What about the idea of creating peace initiatives in neighborhoods, universities, businesses and church congregations? We already did that out of necessity more than 40 years ago. Back then, it was against Pershing II and cruise missiles. Today, the need is greater than it was then. Let's do it!

Thank you.

Lühr Henken is co-speaker of the Federal Committee Peace Council (, editor of Kasseler Schriften zur Friedenspolitik ( and works with the Berlin Peace Coordination (


The Ukraine war - what happened before
by Luhr Henken

The Ukraine war - what happened before

Russia's invasion of Ukraine as a breach of international law, a turning point. The terms are manifold. We have addressed the prehistory of the current war several times and complement our coverage with the publication of a lecture on the prehistory of the war.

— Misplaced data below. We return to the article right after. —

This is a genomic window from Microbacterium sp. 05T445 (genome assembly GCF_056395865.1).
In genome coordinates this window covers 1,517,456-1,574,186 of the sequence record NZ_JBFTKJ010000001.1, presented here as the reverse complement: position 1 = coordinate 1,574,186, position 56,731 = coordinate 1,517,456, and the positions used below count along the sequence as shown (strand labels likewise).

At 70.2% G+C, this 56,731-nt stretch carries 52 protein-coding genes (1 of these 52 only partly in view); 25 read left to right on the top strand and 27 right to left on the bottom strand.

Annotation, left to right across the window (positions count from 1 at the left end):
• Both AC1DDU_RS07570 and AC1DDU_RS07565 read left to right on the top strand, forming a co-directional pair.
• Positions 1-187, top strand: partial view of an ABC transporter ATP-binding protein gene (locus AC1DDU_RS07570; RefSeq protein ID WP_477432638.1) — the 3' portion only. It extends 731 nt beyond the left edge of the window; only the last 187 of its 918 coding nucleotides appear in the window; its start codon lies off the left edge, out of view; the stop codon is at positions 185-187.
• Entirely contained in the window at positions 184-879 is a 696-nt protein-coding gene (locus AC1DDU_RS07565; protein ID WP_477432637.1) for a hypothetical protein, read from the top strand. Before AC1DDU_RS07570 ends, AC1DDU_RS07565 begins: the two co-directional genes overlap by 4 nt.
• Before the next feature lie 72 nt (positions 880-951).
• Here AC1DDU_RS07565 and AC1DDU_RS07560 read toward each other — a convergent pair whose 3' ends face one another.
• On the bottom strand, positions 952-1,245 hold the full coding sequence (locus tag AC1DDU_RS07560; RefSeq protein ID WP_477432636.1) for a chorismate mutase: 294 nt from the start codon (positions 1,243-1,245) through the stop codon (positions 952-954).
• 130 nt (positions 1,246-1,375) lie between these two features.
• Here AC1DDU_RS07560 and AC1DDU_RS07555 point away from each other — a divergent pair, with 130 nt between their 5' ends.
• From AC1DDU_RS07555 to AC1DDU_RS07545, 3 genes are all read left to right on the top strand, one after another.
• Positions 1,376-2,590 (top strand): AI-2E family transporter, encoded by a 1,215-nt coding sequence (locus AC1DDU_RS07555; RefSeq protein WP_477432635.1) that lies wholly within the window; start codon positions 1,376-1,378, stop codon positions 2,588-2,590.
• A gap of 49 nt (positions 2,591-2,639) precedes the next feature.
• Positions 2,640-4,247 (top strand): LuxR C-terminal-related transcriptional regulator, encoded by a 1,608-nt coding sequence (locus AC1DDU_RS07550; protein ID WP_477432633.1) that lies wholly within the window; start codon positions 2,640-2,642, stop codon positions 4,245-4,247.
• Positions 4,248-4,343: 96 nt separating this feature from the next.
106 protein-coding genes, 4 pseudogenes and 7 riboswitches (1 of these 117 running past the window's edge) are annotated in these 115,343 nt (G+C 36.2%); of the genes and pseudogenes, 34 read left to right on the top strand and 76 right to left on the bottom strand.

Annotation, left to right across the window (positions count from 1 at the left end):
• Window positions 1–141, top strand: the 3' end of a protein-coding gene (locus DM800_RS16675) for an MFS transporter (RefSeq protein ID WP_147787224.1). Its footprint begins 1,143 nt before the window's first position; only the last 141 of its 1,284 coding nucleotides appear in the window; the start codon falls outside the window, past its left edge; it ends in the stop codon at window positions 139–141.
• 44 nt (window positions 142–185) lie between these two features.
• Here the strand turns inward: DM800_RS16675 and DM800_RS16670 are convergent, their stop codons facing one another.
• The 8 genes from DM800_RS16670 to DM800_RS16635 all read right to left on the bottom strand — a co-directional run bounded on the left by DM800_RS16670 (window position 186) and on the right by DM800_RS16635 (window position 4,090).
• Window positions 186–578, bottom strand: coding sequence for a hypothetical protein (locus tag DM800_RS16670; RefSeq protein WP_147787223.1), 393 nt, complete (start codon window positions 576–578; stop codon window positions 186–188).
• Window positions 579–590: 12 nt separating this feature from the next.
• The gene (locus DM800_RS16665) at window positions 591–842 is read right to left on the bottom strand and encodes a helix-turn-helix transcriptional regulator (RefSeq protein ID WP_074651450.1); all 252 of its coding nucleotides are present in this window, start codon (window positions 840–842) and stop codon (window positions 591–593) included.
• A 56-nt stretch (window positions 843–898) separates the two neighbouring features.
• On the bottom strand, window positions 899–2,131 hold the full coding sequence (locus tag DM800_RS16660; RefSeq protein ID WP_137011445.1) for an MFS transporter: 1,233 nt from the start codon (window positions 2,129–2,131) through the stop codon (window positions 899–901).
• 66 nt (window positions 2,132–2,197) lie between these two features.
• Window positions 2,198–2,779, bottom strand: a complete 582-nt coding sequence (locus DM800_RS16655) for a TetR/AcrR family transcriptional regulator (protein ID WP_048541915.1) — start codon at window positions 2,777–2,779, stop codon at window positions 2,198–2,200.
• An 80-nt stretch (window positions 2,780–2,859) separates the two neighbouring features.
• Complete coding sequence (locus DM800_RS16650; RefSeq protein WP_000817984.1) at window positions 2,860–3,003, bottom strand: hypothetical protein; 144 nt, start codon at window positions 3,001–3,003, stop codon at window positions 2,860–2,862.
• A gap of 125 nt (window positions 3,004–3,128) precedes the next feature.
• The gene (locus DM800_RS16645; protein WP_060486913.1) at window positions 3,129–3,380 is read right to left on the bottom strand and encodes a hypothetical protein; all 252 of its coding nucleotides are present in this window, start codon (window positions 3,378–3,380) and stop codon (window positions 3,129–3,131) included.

By LÜHR HENKEN | Published 1 day ago in: World Politics
Protests against the coup in Kiev in Donetsk in April 2014 Protests against the coup in Kiev in Donetsk in April 2014.
[This article published on May 23, 2022 is translated from the German on the Internet,]

The text is a lecture given at the ND building in Berlin on April 5 (see video). It has been shortened by a few sections for publication.